In 1960, mathematician Norbert Wiener wrote an article titled Some Moral and Technical Consequences of Automation. I'm struck by the strong overlap between certain passages from the paper and some of the themes that have been discussed on Less Wrong in connection with AI risk.
Overlapping with Eliezer's blog post The Hidden Complexity of Wishes and Creating Friendly AI 1.0: The Analysis and Design of Benevolent Goal Architectures:
Here, however, if the rules for victory in a war game do not correspond to what we actually wish for our country, it is more than likely that such a machine may produce a policy which would win a nominal victory on points at the cost of every interest we have at heart, even that of national survival.
We all know the fable of the sorcerer's apprentice, in which the boy makes the broom carry water in his master's absence, so that it is on the point of drowning him when his master reappears. [...] Disastrous results are to be expected not merely in the world of fairy tales but in the real world wherever two agencies essentially foreign to each other are coupled in the attempt to achieve a common purpose. If the communication between these two agencies as to the nature of this purpose is incomplete, it must only be expected that the results of this cooperation will be unsatisfactory. If we use, to achieve our purposes, a mechanical agency with whose operation we cannot efficiently interfere once we have started it, because the action is so fast and irrevocable that we have not the data to intervene before the action is complete, then we had better be quite sure that the purpose put into the machine is the purpose which we really desire and not merely a colorful imitation of it.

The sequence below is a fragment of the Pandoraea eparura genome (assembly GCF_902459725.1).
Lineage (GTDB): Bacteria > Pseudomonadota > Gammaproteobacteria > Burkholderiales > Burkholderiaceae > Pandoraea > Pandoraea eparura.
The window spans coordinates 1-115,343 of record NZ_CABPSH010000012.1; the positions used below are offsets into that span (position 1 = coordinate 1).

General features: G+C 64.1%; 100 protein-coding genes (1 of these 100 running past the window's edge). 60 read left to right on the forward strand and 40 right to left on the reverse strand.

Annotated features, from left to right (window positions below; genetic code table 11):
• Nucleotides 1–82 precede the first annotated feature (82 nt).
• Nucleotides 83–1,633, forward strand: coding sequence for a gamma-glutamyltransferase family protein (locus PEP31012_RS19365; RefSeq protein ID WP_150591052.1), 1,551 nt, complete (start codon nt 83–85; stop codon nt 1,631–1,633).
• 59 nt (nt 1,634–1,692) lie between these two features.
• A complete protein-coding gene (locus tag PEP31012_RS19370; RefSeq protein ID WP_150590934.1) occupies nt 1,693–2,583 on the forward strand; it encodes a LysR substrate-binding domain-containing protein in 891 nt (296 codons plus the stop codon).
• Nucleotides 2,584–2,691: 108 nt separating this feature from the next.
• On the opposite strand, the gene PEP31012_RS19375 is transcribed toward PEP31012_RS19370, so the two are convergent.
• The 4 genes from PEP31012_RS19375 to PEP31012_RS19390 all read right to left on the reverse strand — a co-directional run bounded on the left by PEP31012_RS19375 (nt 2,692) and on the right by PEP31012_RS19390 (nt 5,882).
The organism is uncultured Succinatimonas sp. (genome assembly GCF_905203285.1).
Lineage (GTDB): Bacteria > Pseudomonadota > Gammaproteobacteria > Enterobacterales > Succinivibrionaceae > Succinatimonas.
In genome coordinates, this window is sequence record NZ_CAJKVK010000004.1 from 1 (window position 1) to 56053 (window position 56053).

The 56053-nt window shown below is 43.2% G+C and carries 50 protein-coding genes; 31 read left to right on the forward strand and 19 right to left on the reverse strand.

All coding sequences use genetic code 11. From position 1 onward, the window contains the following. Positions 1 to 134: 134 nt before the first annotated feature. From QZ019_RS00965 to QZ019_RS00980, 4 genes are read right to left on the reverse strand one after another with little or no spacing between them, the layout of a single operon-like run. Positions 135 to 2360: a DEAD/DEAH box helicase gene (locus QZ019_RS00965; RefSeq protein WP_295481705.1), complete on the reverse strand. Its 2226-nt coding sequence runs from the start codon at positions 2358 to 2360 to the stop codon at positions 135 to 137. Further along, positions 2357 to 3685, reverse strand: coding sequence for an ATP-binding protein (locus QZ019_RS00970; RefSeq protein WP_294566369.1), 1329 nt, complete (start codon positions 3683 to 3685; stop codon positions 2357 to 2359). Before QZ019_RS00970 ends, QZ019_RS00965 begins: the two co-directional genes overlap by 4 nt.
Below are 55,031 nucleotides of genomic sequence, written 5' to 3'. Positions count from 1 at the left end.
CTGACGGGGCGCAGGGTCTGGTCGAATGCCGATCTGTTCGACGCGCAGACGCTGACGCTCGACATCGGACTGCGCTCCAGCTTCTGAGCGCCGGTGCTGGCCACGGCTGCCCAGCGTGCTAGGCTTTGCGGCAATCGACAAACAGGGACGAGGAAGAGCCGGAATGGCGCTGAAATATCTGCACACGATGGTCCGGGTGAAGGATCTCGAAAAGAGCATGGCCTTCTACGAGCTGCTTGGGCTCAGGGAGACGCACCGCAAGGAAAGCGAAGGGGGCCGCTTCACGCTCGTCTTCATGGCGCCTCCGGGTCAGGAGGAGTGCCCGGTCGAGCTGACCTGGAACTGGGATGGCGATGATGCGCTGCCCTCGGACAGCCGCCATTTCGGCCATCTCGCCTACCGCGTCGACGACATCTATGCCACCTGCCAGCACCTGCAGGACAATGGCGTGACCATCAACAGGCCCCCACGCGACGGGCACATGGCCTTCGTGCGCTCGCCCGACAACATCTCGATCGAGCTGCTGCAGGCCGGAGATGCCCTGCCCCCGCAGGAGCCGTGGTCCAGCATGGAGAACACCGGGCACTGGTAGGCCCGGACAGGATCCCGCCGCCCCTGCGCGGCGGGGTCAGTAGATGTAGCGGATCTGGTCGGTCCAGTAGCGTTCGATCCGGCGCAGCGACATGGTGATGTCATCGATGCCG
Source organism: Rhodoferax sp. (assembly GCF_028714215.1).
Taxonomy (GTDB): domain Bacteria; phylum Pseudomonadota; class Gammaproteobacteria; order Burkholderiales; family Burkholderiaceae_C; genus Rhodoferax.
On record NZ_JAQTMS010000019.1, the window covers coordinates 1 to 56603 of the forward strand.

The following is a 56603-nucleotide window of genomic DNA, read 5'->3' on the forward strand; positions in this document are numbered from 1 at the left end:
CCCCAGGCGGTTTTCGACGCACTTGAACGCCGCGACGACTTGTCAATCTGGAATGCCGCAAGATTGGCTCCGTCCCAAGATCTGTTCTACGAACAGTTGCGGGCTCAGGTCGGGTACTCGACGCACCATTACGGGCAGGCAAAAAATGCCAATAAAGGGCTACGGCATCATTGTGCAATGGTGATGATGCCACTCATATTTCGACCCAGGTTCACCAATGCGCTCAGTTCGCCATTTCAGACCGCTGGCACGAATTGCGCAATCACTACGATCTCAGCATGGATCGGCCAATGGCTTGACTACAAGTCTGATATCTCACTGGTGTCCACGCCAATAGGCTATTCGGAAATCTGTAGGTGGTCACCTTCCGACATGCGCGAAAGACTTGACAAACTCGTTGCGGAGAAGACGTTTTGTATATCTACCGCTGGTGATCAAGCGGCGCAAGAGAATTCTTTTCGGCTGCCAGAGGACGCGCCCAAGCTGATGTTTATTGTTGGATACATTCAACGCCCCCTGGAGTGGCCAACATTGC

Overlapping with discussion as to whether people will build at Tool AI rather than an Agent AI:
We wish a slave to be intelligent, to be able to assist us in the carrying out of our tasks. However, we also wish him to be subservient. Complete subservience and complete intelligence do not go together.
It may be seen that the result of a programming technique of automatization is to remove from the mind of the designer and operator an effective understanding of many of the stages by which the machine comes to its conclusions and of what the real-tactical intentions of many of its operations may be. This is highly relevant to the problem of our being able to foresee undesired consequences outside the frame of the strategy of the game while the machine is still in action and while intervention on our part may prevent the occurrence of these consequences.